Opened 4 years ago
Last modified 20 months ago
#8695 new feature request
Arithmetic overflow from (minBound :: Int) `quot` (-1)
Reported by: | rleslie | Owned by: | |
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Priority: | normal | Milestone: | |
Component: | Documentation | Version: | 7.6.3 |
Keywords: | Cc: | erkokl@…, ekmett@…, me@…, felipe.lessa@…, core-libraries-committee@… | |
Operating System: | Unknown/Multiple | Architecture: | Unknown/Multiple |
Type of failure: | Documentation bug | Test Case: | |
Blocked By: | Blocking: | ||
Related Tickets: | #1042 | Differential Rev(s): | |
Wiki Page: |
Description
According to the documentation for Data.Int, “All arithmetic is performed modulo 2^n, where n is the number of bits in the type.”
However, this promise is broken by the following exception:
Prelude> (minBound :: Int) `quot` (-1) *** Exception: arithmetic overflow
(This also occurs with Int8, Int16, Int32, and Int64, and likewise for div
.)
If all arithmetic is performed modulo 2^n, I would rather expect the above to evaluate to minBound
, since after all minBound * (-1) == minBound
. The fact that an exception is raised adds an unnecessary burden in pure code to ensure quot
(or div
) is never called with these specific arguments.
Attachments (2)
Change History (44)
comment:1 Changed 4 years ago by
Cc: | erkokl@… added |
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comment:2 follow-up: 3 Changed 4 years ago by
comment:3 Changed 4 years ago by
Replying to hvr:
Fwiw, you also have to avoid calling
quot
/div
with a0
-divisor, otherwise a div-by-zero exception is raised. I wonder if this isn't rather a deficiency of the Haskell2010 report, failing to mention that the modulo-semantics make an exception for thequot
/div
operations.
I think a division-by-zero exception is reasonably well-understood, since there is no value q = d `quot` 0
that could be returned in general such that q * 0 == d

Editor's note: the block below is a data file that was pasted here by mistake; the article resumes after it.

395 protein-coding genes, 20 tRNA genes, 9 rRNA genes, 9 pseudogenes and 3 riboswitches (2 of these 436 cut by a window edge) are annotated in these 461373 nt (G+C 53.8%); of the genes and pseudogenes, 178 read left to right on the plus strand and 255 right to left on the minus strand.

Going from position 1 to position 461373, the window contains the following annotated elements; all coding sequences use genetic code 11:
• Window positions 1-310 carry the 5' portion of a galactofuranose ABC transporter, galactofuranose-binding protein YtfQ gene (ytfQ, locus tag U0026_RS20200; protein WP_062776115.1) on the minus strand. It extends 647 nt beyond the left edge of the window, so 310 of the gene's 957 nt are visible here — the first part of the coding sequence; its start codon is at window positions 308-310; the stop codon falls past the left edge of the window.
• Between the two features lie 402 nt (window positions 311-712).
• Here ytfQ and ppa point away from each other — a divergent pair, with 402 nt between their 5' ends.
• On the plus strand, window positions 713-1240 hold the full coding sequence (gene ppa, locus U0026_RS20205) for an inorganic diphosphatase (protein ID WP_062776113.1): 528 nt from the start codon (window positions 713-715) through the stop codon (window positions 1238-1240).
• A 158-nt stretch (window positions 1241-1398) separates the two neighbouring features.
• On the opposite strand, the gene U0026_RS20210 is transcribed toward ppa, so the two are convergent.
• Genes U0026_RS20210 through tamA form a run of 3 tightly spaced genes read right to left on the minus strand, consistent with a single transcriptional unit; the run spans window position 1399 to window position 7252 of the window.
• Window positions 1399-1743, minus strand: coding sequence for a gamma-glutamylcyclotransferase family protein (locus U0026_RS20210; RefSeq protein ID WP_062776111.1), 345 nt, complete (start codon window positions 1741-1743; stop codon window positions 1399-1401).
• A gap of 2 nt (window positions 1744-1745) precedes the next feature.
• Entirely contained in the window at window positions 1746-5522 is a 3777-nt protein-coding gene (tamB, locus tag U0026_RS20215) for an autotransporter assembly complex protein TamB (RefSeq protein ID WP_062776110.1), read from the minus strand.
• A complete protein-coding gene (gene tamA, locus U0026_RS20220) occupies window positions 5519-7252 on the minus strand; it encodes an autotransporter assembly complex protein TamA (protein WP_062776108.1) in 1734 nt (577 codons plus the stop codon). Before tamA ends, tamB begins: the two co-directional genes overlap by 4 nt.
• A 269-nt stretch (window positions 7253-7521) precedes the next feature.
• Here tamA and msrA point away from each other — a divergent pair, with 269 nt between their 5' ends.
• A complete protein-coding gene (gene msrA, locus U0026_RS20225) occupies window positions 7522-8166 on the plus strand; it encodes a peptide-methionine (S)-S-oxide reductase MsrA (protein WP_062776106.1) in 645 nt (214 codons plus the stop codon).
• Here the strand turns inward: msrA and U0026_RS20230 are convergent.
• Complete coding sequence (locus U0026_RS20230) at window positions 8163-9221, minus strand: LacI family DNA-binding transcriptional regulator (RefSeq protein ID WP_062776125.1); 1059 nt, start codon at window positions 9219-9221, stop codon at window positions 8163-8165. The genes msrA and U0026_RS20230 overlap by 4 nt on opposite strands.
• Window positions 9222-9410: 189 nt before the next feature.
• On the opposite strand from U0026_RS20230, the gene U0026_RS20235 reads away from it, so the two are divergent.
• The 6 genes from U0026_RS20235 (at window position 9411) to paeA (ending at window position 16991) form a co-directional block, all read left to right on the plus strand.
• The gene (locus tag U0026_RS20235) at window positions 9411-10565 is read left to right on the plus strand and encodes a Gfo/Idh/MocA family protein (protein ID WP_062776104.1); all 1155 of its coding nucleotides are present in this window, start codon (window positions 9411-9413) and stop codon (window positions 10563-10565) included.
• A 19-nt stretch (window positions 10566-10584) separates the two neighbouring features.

, even with modulo arithmetic.
Most code performing division with arbitrary operands is well aware of the possibility of a division-by-zero exception, and defensively avoids it. Much less well known or understood, I think, is the possibility of overflow from the singular case of minBound `quot` (-1)
which, if not accounted for, can also break one’s application (and possibly be a vector for denial-of-service attacks…)
I think I’d much rather have minBound `quot` (-1) == minBound
under modulo arithmetic than a justification for the current exception.
comment:4 follow-up: 5 Changed 4 years ago by
@rleslie
any changes need to have clear meaning!
For example, why would minBound * (-1) == minBound? Is this an artifact of twos-complement?
comment:5 Changed 4 years ago by
Replying to carter:
any changes need to have clear meaning!
For example, why would minBound * (-1) == minBound? Is this an artifact of twos-complement?
I can’t find anything in the Haskell 2010 Language Report that specifically mentions two’s complement representation, however “All arithmetic is performed modulo 2ˆn, where n
is the number of bits in the type.” So given a signed integer representation where maxBound == 2^(n - 1) - 1
and minBound == (-maxBound) - 1
as is the case in GHC, under modulo arithmetic it mathematically follows that (-minBound) == minBound
, which is the same as minBound * (-1) == minBound
.
maxBound == 2^(n - 1) - 1 minBound == (-maxBound) - 1 == (-(2^(n - 1) - 1)) - 1 == (-2^(n - 1)) + 1 - 1 == (-2^(n - 1)) (-minBound) == (-((-maxBound) - 1)) == maxBound + 1 == 2^(n - 1) - 1 + 1 == 2^(n - 1) == 2^(n - 1) - 2^n -- (mod 2^n) == (-2^(n - 1)) == minBound
Note that it is already true that minBound * (-1) == minBound
for all of the signed fixed-precision integer types in GHC. The only change I am proposing is to also have minBound `quot` (-1) == minBound
instead of raising an exception (and likewise for div
).
Such a change is consistent with the modulo arithmetic behavior and also satisfies the class method laws of § 6.4.2 from the Language Report:
(x `quot` y)*y + (x `rem` y) == x (x `div` y)*y + (x `mod` y) == x